Programmes Rescue Archaeological Investigations along the Course of the Future A11 Zagreb to Sisak Motorway
Zagreb City Museum responded to the invited competition of the Ministry of Culture of the Republic of Croatia to conduct rescue archaeological investigations along the course of the future Zagreb – Sisak motorway. The museum was considered an institution with great experience and capable of successfully organising, running and giving logistic support to a big project like this. And so Zagreb City Museum signed contracts with the Ministry of Culture to conduct the investigation.
From 2006 to 2009 the museum carried out investigations at several sites located along the course of the future motorway belonging in geographical terms to the Turopolje region and administratively to Zagrebačka County. This means the site called Šepkovčica, an area of 50,000 square metres, investigated in the period from 2006 to 2008; the sites Okuje I, II, Ia, IIa and IIIb, with a total area of 49,000 square metres; and the site of Mraclinska Dubrava, with an area of 2,800 square metres, investigated in 2008 and 2009.
The head of the investigation was Aleksandra Bugar, archaeologist and curator at Zagreb City Museum, who had acquired experience on big rescue archaeology projects relating to the motorways of Slovenia and in a number of other sites in Croatia.
During the long-lasting investigations, which were highly demanding in terms of organisation, extensive in their scope, and very complex in professional and technical terms, the large expert team was composed of archaeologists and many ABDs and students of the Archaeology Department of Zagreb University. The core professional team, along with the head of the research, consisted of Želimir Škoberne, museum adviser, and Boris Mašić, senior curator, as consultants, Iva Marochini, an outsource ZCM consultant, as well as archaeologists from the firm Kaducej d.o.o., Josip Burmaz, Dženi Los, Nikša Vujnović, Nikolina Antonić and Anita Sičić, who made an enormous contribution to the successful conducting of the archaeological investigations. Also taking part in the research was a numerous auxiliary technical crew and a team of manual labourers for the excavations done by hand. On a daily basis, there would be a team of over 100 people on average working on the sites. A large number of domestic and foreign experts were engaged on matters of assessment and analysis, conservation and restoration.
The operations are still going on, studying the finds from prehistoric, ancient and medieval periods found at these sites; how demanding this task is can be seen not only in the process of identification and evaluation, but also in the number of objects. There are more than 100,000 individual potsherds, over 800 metal objects, about 150 glass and bone objects, and over 330 ancient coins, wooden cladding from 18 wells, countless amounts of daub, brick and tile fragments, animal bones, slag and so on.
RESULTS OF THE INVESTIGATIONS
The Šepkovčica Site
The site of Šepkovčica is located in the farmland of the settlements Gradići and Donja Lomnica, parallel to the Zagreb-Sisak railway line. Archaeological research has confirmed that this is one of the most important sites in the area of NW Croatia, and we would in fact venture to say much wider than that. In a technically and methodologically very demanding process of investigating multilayer vertical stratigraphy (meaning in real terms down to 3 metres deep) and at part of the site with a complex horizontal stratigraphy, on a site with a rather large area, the archaeological investigations resulted in very numerous, rich and extremely varied finds from the prehistoric, ancient and medieval periods.
One particular feature of interest is the find of 13 wells with wooden structures of a circular or square plan from all three periods present at the site, as well as the find of 8 pits with animal burials of cattle placed on their sides with bent legs, of, we assume, a ritual nature. Remains of an Aeneolithic settlement of Lasinja culture and of Bronze Age settlements (Litzen pottery and ceramics of the urnfield culture) with more than 800 pits dug, most of which are smaller pits for pillars, while the rest are waste or working pits, drainage channels, wells and fireplaces all belong to the prehistoric period. A large quantity of potshards were found, daub, animal bones and to a smaller extent lithic artefacts.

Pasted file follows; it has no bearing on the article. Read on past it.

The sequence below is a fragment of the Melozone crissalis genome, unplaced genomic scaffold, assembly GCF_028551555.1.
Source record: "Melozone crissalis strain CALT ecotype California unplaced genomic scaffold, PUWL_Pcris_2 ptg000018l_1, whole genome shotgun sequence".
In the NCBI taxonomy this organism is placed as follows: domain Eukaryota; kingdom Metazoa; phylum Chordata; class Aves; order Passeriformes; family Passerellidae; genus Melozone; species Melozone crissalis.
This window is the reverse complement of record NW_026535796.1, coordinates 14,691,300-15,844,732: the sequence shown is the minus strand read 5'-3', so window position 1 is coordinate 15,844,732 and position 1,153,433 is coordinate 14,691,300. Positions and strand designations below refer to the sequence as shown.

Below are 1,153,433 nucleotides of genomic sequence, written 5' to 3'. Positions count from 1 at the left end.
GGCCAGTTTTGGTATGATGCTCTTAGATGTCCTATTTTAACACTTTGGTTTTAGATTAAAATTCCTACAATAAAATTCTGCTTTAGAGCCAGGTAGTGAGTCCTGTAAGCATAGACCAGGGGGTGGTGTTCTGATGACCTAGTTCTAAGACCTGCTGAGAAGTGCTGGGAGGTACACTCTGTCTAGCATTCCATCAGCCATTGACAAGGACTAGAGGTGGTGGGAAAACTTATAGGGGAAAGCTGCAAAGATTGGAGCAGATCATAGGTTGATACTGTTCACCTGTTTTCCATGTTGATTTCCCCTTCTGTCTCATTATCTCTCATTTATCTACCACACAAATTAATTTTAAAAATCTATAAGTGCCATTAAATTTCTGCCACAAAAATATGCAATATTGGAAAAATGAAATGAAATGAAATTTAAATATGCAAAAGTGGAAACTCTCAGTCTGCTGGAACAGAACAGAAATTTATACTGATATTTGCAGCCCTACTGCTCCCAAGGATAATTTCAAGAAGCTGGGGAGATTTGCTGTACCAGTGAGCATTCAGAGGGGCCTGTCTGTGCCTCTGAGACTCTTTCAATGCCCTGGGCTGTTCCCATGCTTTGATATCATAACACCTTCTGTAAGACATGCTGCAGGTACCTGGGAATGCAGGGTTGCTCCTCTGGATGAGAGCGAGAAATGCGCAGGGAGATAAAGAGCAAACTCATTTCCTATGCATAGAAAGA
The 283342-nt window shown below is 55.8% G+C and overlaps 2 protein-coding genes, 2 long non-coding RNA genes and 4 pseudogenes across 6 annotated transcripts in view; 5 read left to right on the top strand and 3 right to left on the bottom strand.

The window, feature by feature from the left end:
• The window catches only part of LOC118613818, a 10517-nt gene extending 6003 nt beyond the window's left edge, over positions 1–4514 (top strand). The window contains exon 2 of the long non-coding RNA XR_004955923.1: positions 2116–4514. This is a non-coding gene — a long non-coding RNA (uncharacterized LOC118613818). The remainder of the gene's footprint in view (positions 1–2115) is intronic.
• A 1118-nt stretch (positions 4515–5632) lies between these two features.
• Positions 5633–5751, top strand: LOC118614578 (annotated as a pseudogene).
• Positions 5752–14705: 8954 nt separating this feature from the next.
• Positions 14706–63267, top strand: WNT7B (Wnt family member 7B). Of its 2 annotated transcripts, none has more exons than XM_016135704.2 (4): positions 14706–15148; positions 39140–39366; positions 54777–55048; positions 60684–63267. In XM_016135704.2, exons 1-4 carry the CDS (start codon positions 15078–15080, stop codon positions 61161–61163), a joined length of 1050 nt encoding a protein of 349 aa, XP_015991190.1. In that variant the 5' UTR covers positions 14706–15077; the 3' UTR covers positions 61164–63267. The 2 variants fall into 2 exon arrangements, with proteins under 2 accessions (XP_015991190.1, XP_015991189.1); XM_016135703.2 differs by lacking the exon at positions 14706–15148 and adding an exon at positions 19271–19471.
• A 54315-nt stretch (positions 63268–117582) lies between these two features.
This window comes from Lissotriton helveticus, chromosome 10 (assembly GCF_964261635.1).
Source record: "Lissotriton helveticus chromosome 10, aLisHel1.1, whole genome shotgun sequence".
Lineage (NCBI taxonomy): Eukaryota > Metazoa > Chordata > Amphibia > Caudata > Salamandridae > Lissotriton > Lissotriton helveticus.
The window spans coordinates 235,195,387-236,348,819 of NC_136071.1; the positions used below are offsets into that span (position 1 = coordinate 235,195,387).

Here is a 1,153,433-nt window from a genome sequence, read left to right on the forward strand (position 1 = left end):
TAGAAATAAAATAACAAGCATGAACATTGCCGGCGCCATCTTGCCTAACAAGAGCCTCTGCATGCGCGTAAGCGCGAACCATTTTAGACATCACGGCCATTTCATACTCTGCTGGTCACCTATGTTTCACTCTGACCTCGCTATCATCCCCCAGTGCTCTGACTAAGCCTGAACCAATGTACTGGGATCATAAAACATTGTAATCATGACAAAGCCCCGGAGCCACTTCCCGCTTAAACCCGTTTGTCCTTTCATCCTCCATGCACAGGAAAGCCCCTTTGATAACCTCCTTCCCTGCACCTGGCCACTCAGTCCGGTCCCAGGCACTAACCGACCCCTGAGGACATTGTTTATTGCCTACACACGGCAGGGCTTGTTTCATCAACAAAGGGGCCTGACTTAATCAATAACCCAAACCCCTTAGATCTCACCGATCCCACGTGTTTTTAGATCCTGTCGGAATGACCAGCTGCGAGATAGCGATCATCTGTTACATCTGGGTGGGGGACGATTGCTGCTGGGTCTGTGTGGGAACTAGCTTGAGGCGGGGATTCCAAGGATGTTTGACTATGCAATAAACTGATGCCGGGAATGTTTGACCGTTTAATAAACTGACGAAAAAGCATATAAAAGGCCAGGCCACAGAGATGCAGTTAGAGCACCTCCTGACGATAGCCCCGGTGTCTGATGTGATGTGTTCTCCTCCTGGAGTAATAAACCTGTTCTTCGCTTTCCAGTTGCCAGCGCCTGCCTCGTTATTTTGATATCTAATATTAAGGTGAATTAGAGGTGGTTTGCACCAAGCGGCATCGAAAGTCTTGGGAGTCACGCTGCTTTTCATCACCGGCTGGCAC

The ancient finds are numerous – they are defined by two cemeteries with a total of 56 graves. One is a combined skeleton and cremation cemetery and has been dated to the 1st to the 4th century; the other is the remains of a Noricum/Pannonia tumulus destroyed by ploughing within which there are urn and cremation graves with many grave gifts typical of the Roman period of the second half of the 1st and in the second century AD (urns, ceramic jugs with one or two handles, bowls, plates, pots with a vertical neck, beakers, cups with thin walls, coins, bronze fibulae, glass vessels). The remains of a Late Antiquity settlement of the rural type have been mostly defined over an area of about 12,000 square meters and in addition to this various ancient settlement structures are located elsewhere within the area investigated. More than 600 different excavations for pits have been defined. There are foundation trenches of a rectangular structure, excavations for the pillars of the above-ground structures of features, working and waste pits and trenches, regular rows of holes dug for the posts of one-time fences, numerous fire places, wells and drainage channels.
One of the most important finds on the site consisted of the remains of a medieval settlement that spread over an area of 15,000 square meters, dating to the period from the 9th to the 15th century. This is one of the most extensive settlement finds of this period in Croatia. More than 800 differently sized pit excavations have been defined; most of them are classified as excavations for posts, while the rest are medium-sized and large pits of various functions (dwelling place, working, waste, fire place, bread ovens, wells, drainage channels). Four types of structure have been picked out according to their organisation of posts and their accompanying pits. A large quantity of pottery has been found, mainly of pots, many fragments of which are decorated with wave shaped features – either combed or single, a decoration done with a little wheel or incised with parallel lines. Apart from pottery, a large amount of animal bones were found, some of which belong to the extinct bos primigenius / wild ox (or tur from which tradition derives the name Turopolje). In addition a large number of metal objects were discovered, of iron knives and tools, two bronze S-links, one moulded earring of the Volyn type and one bronze granulated pendant in the shape of a little bell.